The Agenda | Vol. 24 | Impact Relations in uncertain times

A note from Melissa Orozco, Executive Director of the Global Impact Relations Network 

It’s okay to feel scared.

While many governmental leaders refrain from using such messaging in a state address, the Norwegian Prime Minister, Erna Solberg, went on national television earlier this week to comfort and inform the children of Norway, stating: “It’s okay to feel scared.” She was not addressing adults, but her message resonated with all who tuned in. Adults and children alike will be, or have been, impacted by COVID-19 globally. And, regardless of age, everyone deserves answers during this time of uncertainty. We need strong communications for all audiences, especially from our leaders. And we need leaders everywhere to understand that if they’re to demonstrate “strength” or “bravery” they need not mask their fears. They will benefit society if they are able to embrace their fears, and prepare accordingly.

At times like these, it’s a privilege to sit down and reflect on how much our Impact Relations community has grown over the past four years – from a big idea to a network with agencies in eight countries throughout the world. It’s a privilege to reflect on the passionate leaders who have joined the Global Impact Relations Network (GIRN) Board, who are all equally committed to our mission to bring governance to the communications industry. It’s a privilege to reflect on the measurable impact and systemic change resulting from strategies deployed by our network. And, it’s a privilege to teach the practice of Impact Relations to professionals and students alike – working on university pilot programs to bring Impact Relations into classrooms internationally.

In the spirit of coaching, knowledge sharing, collaboration, and social distancing, GIRN will be hosting weekly online meetups for our members, to facilitate conversations about everything from what the next wave of communications looks like for COVID-19 to how companies are handling their employee relations. For members who would benefit from some added support at this time, the GIRN Board would like to offer one-hour sessions for real-time counsel on how to approach difficult conversations with clients, centred around the impact of COVID-19. Email us at if you’re interested.

Putting together this month’s issue of The Agenda has been bittersweet. You’ll see as you scroll down that while this is a dark time in history, society is in constant search of pockets of sunshine and hope. We look forward to seeing some of your faces in the GIRN meetups we’re launching next week (click here to receive an invite). Until then, keep your chins up, your hands clean, and your words honest. Let’s not forget the power of strong communication coupled with collective action, and how together, (from our homes), we can help influence change and #FlattenTheCurve.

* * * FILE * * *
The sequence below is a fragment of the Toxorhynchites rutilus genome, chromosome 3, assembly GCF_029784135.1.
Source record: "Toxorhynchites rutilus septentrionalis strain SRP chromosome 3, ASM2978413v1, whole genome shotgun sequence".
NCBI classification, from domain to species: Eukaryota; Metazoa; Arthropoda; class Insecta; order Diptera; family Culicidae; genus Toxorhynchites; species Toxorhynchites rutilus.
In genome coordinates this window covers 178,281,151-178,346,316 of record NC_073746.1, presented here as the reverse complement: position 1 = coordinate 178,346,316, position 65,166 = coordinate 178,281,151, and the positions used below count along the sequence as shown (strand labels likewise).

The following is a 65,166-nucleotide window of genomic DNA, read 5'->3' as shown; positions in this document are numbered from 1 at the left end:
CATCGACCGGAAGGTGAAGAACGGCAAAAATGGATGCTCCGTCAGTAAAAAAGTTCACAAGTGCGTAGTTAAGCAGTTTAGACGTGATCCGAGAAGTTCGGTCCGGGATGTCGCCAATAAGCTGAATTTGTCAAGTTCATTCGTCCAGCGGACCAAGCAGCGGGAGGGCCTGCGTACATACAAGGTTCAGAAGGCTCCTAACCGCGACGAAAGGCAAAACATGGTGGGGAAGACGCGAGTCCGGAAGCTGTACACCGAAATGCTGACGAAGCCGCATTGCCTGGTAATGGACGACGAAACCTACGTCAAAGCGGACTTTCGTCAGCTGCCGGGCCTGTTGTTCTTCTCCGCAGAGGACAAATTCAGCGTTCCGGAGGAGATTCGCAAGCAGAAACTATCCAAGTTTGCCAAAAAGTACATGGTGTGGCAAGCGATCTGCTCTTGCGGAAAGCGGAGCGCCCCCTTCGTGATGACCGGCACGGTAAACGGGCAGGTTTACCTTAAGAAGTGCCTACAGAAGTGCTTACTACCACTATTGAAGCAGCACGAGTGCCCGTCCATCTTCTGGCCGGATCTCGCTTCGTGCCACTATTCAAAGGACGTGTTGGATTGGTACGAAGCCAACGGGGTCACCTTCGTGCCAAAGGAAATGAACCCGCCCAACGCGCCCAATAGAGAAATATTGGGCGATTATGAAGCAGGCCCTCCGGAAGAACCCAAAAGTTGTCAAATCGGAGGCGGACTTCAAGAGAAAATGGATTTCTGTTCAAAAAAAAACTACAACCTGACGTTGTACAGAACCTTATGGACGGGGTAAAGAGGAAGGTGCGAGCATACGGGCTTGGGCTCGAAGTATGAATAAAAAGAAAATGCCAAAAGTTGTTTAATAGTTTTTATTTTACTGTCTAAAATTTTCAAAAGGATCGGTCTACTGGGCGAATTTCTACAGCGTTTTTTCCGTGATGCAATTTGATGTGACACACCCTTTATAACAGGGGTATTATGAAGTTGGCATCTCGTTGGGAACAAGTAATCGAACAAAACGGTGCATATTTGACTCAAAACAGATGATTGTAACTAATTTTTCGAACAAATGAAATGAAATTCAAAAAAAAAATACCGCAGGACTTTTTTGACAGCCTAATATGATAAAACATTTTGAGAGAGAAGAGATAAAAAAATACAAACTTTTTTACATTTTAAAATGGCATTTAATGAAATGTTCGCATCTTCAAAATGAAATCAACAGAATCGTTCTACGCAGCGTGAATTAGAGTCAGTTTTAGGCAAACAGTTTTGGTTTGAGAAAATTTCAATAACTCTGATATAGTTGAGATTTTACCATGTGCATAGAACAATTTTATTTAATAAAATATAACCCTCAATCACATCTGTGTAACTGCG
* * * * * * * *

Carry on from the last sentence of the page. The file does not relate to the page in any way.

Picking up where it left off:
Stay healthy and safe out there, and don’t forget – it’s ok to be scared. You’re not alone.

With gratitude,
Melissa Orozco


MARCH 20, 2020 | THE AGENDA VOL. 24

Showing the world how impactful storytelling drives behavior

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We recognize that a good number of you will be reading this edition from the comfort of your home rather than at work, as health authorities across the world work to contain the spread of COVID-19.

We had originally planned to explore communications around SDG #4, Gender Equality, this month. Though it might feel like women and non-binary folks are getting the shaft again (IWD being the shortest day of the year, ahem!), with the COVID-19 outbreak evolving almost by the minute, and so many rich discussion opportunities arising around how communicators are responding, the editorial team agreed we’d be remiss not to devote this edition to communicating during the pandemic. Stay tuned in the near future for the in-depth edition that Gender Equality deserves. 

Turns out those meetings really could have been emails

Photo: CNBC

The list of companies implementing mandatory work-from-home policies is growing. To help make the transition comfortable for employees who might not be set up to work from home, E-commerce giant Shopify announced it would give every employee $1,000 to create a home office – making headlines in Business Insider, CNBC, Motley Fool and more. Twitter told TechCrunch it would also help cover employees’ expenses to set up home offices, and those who couldn’t do their jobs from home would still be paid. 

CNBC – Coronavirus could make working from home more commonplace

Values-driven companies offer relief for front-line retail workers

Photo: Business Insider